Memo: Schwarzenegger ready to slash workers to minimum wage
Gov. Arnold Schwarzenegger plans to cut the pay of state workers to minimum wage if a timely budget accord is not reached, according to a memo sent Wednesday from the director of the governor's Department of Personnel Administration to state agency and department heads.
The memo, written by DPA director Debbie Endsley, also warned that Schwarzenegger could order more controversial furloughs, even though the state's final scheduled furlough day for tens of thousands of employees was last Friday.
"The Governor retains the right and authority to order furloughs if necessary to address a fiscal and cash crisis," Endsley wrote.
The new fiscal year begins July 1, but lawmakers and Schwarzenegger remain far from an agreement on a spending plan. Democratic lawmakers in the Senate and Assembly still have not unified behind one budget plan, while Schwarzenegger and legislative Republicans have stood behind the governor’s May proposal to eliminate welfare and trim billions from state spending.
Schwarzenegger tried in 2008 to pay workers minimum wage when the budget talks stalemated, but state Controller John Chiang, a Democrat, refused. A lower court judge ruled against Chiang and the issue is now before the 3rd District Court of Appeals.
In the Wednesday memo, Endsley wrote that "absent a state budget, we will send instructions to the Controller to pay [minimum] wages ... for the July pay period." The paychecks for that pay period are issued at the end of July. Once a budget is signed, workers would be entitled to their full back pay.
The threat is intended both to speed up budget negotiations in the Legislature and to push union leaders to the collective bargaining table. Last week, Schwarzenegger announced tentative deals with four labor unions. If ratified, those workers would be exempt from the minimum wage order, as Endsley noted in the memo.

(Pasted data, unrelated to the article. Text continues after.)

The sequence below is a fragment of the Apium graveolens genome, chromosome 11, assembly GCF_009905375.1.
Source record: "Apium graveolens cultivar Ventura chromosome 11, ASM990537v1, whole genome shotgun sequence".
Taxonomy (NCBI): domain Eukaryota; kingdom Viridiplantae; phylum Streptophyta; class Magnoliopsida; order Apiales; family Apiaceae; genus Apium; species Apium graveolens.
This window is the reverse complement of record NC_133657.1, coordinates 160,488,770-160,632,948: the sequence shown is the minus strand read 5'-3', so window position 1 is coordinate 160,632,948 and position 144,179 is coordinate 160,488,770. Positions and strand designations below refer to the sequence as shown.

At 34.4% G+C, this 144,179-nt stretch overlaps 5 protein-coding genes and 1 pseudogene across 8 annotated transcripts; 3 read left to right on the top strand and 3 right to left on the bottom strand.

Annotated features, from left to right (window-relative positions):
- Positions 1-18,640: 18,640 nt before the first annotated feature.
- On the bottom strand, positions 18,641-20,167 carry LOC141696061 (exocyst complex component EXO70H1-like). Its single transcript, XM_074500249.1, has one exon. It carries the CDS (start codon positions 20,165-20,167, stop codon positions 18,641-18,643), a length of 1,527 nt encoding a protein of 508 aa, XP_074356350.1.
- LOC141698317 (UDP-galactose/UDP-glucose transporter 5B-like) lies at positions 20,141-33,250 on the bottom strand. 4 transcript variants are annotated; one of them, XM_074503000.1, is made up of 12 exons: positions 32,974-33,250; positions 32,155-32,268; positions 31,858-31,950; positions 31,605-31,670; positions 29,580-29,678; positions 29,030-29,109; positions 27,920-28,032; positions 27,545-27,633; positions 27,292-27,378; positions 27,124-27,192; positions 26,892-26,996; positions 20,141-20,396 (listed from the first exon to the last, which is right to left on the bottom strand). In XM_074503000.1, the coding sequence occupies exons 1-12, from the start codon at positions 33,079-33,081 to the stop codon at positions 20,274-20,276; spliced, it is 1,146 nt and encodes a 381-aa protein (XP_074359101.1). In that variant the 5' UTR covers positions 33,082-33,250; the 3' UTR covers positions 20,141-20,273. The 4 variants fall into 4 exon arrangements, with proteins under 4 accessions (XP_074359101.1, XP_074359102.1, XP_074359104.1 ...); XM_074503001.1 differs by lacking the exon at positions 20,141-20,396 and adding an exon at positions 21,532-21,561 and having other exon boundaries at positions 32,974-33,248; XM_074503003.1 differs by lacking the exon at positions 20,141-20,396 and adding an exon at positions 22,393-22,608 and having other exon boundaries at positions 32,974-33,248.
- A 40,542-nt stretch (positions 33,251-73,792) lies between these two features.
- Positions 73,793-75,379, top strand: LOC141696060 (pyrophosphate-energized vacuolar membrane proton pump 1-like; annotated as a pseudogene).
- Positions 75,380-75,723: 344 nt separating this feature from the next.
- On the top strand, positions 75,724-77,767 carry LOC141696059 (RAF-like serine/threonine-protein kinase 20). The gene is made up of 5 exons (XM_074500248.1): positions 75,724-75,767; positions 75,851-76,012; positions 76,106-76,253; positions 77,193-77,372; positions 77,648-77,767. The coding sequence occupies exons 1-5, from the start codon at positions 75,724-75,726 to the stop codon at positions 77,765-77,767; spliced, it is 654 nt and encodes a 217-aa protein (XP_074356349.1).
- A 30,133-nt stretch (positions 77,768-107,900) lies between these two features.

-- Shane Goldmacher in SacramentoThe full memo is after the jump
Here’s an update on the furlough and minimum wage situations.
With respect to furloughs, the current program ends June 30, and the Administration expects the State to resume normal hours of operation in July. The Governor’s budget proposal includes four proposals to reduce employee compensation costs: a wage cut, one day per month of unpaid leave, increased employee contributions to pensions, and the workforce cap. The Governor retains the right and authority to order furloughs if necessary to address a fiscal and cash crisis.
As for the prospect of state workers receiving minimum wage in lieu of full wages, it will depend on when the Legislature and the Governor reach a budget agreement. The California Supreme Court ruled in 2003 (White v. Davis) that absent an appropriation, which for most of the payroll comes through the annual state budget, the Controller is prohibited from paying state workers beyond what is required by the federal Fair Labor Standards Act (FLSA). Absent a state budget, we will send instructions to the Controller to pay wages in accordance with the FLSA for the July pay period.
The four unions that recently reached tentative agreements on new contracts (CHP officers, firefighters, psychiatric technicians, and some medical professionals) would not be subject to any new furlough program or minimum wage payments, assuming their contracts are ratified in a timely manner.